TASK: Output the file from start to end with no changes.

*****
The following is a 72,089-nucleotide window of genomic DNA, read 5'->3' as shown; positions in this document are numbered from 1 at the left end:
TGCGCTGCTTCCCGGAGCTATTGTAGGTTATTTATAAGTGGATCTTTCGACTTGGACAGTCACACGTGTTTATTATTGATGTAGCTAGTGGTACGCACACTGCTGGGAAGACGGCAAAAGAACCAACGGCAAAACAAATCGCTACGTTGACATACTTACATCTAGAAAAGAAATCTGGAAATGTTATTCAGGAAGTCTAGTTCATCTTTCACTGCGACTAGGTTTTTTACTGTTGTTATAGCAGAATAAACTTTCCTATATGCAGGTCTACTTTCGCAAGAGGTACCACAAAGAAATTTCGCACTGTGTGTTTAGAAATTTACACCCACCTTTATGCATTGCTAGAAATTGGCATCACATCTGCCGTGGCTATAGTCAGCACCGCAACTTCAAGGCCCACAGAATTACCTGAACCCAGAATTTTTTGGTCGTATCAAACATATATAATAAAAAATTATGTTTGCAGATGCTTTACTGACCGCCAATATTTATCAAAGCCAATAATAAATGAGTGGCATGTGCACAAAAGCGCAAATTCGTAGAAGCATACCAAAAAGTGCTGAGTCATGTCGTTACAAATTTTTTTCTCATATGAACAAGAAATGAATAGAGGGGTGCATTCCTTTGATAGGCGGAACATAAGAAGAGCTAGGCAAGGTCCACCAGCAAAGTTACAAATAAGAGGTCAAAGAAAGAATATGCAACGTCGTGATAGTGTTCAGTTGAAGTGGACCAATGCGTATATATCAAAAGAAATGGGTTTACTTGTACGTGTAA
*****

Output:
The following is a 72,089-nucleotide window of genomic DNA, read 5'->3' as shown; positions in this document are numbered from 1 at the left end:
TGCGCTGCTTCCCGGAGCTATTGTAGGTTATTTATAAGTGGATCTTTCGACTTGGACAGTCACACGTGTTTATTATTGATGTAGCTAGTGGTACGCACACTGCTGGGAAGACGGCAAAAGAACCAACGGCAAAACAAATCGCTACGTTGACATACTTACATCTAGAAAAGAAATCTGGAAATGTTATTCAGGAAGTCTAGTTCATCTTTCACTGCGACTAGGTTTTTTACTGTTGTTATAGCAGAATAAACTTTCCTATATGCAGGTCTACTTTCGCAAGAGGTACCACAAAGAAATTTCGCACTGTGTGTTTAGAAATTTACACCCACCTTTATGCATTGCTAGAAATTGGCATCACATCTGCCGTGGCTATAGTCAGCACCGCAACTTCAAGGCCCACAGAATTACCTGAACCCAGAATTTTTTGGTCGTATCAAACATATATAATAAAAAATTATGTTTGCAGATGCTTTACTGACCGCCAATATTTATCAAAGCCAATAATAAATGAGTGGCATGTGCACAAAAGCGCAAATTCGTAGAAGCATACCAAAAAGTGCTGAGTCATGTCGTTACAAATTTTTTTCTCATATGAACAAGAAATGAATAGAGGGGTGCATTCCTTTGATAGGCGGAACATAAGAAGAGCTAGGCAAGGTCCACCAGCAAAGTTACAAATAAGAGGTCAAAGAAAGAATATGCAACGTCGTGATAGTGTTCAGTTGAAGTGGACCAATGCGTATATATCAAAAGAAATGGGTTTACTTGTACGTGTAA